Three Points, And That's About All – Blackmon

A Ricardo Clark howler set up by (Who Else?) Clint Dempsey and Landon Donovan gave the U.S. its first three road points of the Hexagon and vaulted the Americans to the top of the group and ever closer to South Africa 2010 last night in Port-of-Spain, Trinidad and Tobago. That’s about all you can say about the game that doesn’t involve guarded optimism or outright criticism.

The good news now is that it would take a monumental collapse in the final two games, especially given Costa Rica’s defeat against El Salvador last night, for the Yanks not to qualify. That couldn’t be stated with anything but optimism before the result last evening. The Yanks essentially need one point in their final two matches to assure themselves of a spot in South Africa (loss to Honduras is okay if they tie Costa Rica @ RFK on October 10).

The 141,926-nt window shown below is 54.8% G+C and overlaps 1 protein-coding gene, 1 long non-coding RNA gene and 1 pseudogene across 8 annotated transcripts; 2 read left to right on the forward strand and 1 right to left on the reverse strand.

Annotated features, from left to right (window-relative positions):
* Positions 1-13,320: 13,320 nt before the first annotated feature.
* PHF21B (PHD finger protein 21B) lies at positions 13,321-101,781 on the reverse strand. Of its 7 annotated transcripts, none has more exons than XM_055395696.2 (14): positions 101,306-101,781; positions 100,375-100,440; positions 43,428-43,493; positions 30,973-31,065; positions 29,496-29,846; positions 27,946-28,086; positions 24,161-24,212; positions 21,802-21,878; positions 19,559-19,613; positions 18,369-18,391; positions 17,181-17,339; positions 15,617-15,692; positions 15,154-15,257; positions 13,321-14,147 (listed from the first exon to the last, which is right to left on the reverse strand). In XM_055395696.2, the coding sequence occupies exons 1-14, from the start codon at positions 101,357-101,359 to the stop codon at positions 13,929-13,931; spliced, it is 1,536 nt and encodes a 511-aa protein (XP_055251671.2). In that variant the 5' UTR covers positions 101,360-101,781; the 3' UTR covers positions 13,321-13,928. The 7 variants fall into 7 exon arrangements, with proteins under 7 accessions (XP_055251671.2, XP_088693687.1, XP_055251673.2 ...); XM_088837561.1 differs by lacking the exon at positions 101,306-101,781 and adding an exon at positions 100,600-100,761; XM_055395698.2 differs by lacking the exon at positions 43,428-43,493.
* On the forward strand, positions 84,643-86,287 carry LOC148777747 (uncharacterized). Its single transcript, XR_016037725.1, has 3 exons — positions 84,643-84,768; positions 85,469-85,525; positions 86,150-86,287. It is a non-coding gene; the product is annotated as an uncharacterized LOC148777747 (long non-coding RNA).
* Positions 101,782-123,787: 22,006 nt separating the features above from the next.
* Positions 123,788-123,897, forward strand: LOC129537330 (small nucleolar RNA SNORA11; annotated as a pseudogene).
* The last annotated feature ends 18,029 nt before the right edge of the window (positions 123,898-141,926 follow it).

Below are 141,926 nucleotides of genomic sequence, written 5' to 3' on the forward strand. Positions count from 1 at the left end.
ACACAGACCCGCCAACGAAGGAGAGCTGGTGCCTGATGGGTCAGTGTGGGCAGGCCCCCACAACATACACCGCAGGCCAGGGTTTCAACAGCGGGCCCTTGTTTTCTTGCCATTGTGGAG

The bad news is that the campaign itself seems to be limping along. The heroic night against Spain and the first 70 against Brazil seem to be fading into the Caribbean night, and the Americans are playing a brand of soccer that at best is serviceable and utilitarian and at worst is downright mediocre. San Jose Earthquake Cornell Glen just missed sending tremors throughout the region when his chipped shot beat Tim Howard in the 30th minute after Carlos Bocanegra and Gooch had taken a nap on a throw in, only to have his effort denied by the woodwork. Tim Howard made a brilliant save on a T and T free kick a few minutes later that kept the Yanks, who played most the first half without a pulse, alive.